Space (Needle)-The Final Frontier

How many potential photo ops do you see all the time and then drive right by, thinking you’ll check it out one of these days? You know, a dirt road you pass by on the way to a somewhere else, or an overlook on your favorite parkway that requires a short hike and you just haven’t taken the time to stop and check it out.

Gatlinburg, Tennessee

Evening view from the Space Needle in Gatlinburg, TN. Nikon D800, Nikon 14-24mm f/2.8 lens, ISO 400, f/10. Two exposures blended in Photoshop, one for the cityscape and one for the sky.

I’m sure we all have a long list of these places. So just what is it that keeps us from exploring them and always going for the known? Are we always in such a hurry that we can’t explore the unknown every once in a while?

View from Space Needle in Gatlinburg

Evening view from the Space Needle in Gatlinburg, TN. Nikon D800, Nikon 14-24mm f/2.8 lens, ISO 800, f/8, 0.6 seconds.

I don’t know the answer, but I’ve decided to make an effort in my photography to seek out new life and new civilizations. Oops, the Trekkie in me gets carried away sometimes. I meant to say that I’m making a concerted effort to slow down and check out all those “someday” possibilities.

Space Needle in Gatlinburg

Evening view from the Space Needle in Gatlinburg, TN. Nikon D800, Nikon 14-24mm f/2.8 lens, ISO 100, f/11, 3 seconds.

I’ve been visiting and photographing Great Smoky Mountains National Park for over 25 years, but until last October, I had never paid the small fee to ride the elevator to the top of the Space Needle in Gatlinburg. Considering my penchant for getting high…uh, I mean shooting from a high vantage point, it’s seems like an odd fact. But if you knew how much I loathe the ultra-touristy town of Gatlinburg, you’d understand. There are very few things in this world that I can honestly say that I despise. Enduring the throngs of tourists in Gatlinburg is one of them.

Twilight in Gatlinburg

Evening view from the Space Needle in Gatlinburg, TN. Nikon D800, Nikon 14-24mm f/2.8 lens, ISO 400, f/10, 4 seconds.

 
As photographers, however, we often have to endure a little hardship for our craft. I’ve wanted to get a decent skyline shot of Gatlinburg for a few years now, so I decided it was finally time to visit the Space Needle. Fortunately, at the time I wanted to go up, most of the tourists are stuffing their faces with nasty food that usually has some form of “hillbilly” in the name, so I at least had the viewing deck pretty much to myself.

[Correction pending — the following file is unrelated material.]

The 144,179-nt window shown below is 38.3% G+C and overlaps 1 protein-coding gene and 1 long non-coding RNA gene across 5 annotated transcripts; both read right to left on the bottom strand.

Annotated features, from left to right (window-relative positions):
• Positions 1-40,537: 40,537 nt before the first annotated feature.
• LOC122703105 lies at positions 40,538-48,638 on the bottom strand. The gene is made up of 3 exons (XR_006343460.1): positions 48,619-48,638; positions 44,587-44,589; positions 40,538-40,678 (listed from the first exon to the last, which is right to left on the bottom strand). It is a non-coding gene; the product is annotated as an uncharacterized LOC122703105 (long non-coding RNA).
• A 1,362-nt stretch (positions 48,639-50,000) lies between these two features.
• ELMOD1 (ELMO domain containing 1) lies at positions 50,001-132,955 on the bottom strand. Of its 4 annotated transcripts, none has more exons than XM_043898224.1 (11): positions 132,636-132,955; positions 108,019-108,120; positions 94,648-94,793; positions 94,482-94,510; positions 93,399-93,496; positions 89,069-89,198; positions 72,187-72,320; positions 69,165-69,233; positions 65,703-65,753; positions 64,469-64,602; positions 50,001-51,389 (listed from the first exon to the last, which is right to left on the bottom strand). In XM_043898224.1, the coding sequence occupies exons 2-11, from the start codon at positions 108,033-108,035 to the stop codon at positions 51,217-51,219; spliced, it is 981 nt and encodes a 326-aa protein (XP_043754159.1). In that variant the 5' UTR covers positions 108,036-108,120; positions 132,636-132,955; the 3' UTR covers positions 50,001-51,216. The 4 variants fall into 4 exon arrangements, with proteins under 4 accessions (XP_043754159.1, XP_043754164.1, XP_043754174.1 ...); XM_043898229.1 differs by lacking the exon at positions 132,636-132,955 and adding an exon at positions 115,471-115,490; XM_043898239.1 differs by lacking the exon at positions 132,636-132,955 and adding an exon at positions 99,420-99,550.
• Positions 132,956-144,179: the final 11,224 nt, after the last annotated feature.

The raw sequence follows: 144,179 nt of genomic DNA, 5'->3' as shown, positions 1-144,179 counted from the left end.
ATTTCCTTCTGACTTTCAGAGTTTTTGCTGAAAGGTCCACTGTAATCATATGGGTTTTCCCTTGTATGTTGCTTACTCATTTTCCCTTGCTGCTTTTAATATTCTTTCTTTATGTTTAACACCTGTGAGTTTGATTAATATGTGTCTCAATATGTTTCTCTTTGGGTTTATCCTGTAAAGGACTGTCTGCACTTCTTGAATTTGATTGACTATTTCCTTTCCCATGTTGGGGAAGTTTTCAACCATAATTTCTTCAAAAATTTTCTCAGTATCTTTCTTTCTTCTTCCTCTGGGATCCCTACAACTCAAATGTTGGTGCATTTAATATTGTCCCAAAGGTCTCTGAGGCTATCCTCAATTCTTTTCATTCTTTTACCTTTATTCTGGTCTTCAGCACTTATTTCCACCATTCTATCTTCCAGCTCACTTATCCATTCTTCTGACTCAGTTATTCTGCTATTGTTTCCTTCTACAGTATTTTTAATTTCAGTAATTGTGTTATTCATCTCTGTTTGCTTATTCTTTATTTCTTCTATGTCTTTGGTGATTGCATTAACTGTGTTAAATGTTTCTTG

Space Needle in Gatlinburg

Evening view from the Space Needle in Gatlinburg, TN. Nikon D800, Nikon 14-24mm f/2.8 lens, ISO 100, f/11, 3 seconds.

As I always try to do, I arrived at the observation deck before sunset and stayed until well after twilight. Sunset wasn’t great, with no clouds to make things exciting, but the lack of clouds did allow me to catch a fine view of anticrepuscular rays. Check out this post for more info about this phenomenon.

Twilight view of Gatlinburg, TN

Evening view from the Space Needle in Gatlinburg, TN. Nikon D800, Nikon 14-24mm f/2.8 lens, ISO 400, f/10. Three exposures blended in Photoshop, one for the sky and two for the cityscape to increase the light streaks from the cars.

The western boundary of Gatlinburg is surrounded by high mountains, so you don’t get the best twilight colors in the sky after sunset. Even so, the advantage of shooting the cityscape at twilight is the same as any other location. Twilight is when the lights of the city most closely match the illumination of the sky.

Anticrepuscular rays above Gatlinburg

Anticrepuscular rays shine in the twilight sky above Gatlinburg, TN. Nikon D800, Nikon 14-24mm f/2.8 lens, f/8, ISO 200, varied shutter speed. This is an HDR blend of 5 different exposures.

Only one other person visited the observation deck after sunset and she spent a fair amount of time taking pictures. I got a kick out of her taking more photos with her phone than she did with the DSLR she had around her neck. (I’ll save my thoughts about smart-phone photography for another day.)

Evening in Gatlinburg

Evening view from the Space Needle in Gatlinburg, TN. Nikon D800, Nikon 14-24mm f/2.8 lens, ISO 400, f/10. Two exposures blended in Photoshop, one for the cityscape and one for the sky.

I’ve always preached that cafés need diners, bars need drinkers, trails need hikers, and swings need swingers. And, therefore, observation decks need observers. So I asked the lady if she would pose for a couple of shots.

I’m somewhat pleased with the results from my first visit to the Space Needle, but I’m looking forward to returning and exploring the options more fully. Maybe next time I’ll leave the D800 in the truck and bring only my cell phone.

Yeah, and maybe next time I won’t have to wade through a bazillion tourists stuffed with tourist food named after hillbillies. Right.

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2 Responses to “Space (Needle)-The Final Frontier”

  1. Skip P Says:

    Oh jeeez, what’s next? Myrtle Beach? Okay, these shots of Gatlinburg really do give the area a nice feel. Well done.

  2. Kevin Adams Says:

    Yeah, Skip, I know. Pretty bad, huh? All the years I spent cussing that dang tower when I’d see it while hiking the trails in the Smokies. Well, if you can’t beat em…

    Tell you what, though. You ain’t catching my butt in Myrtle Beach! I mean, come on, a man’s gotta have a little dignity!

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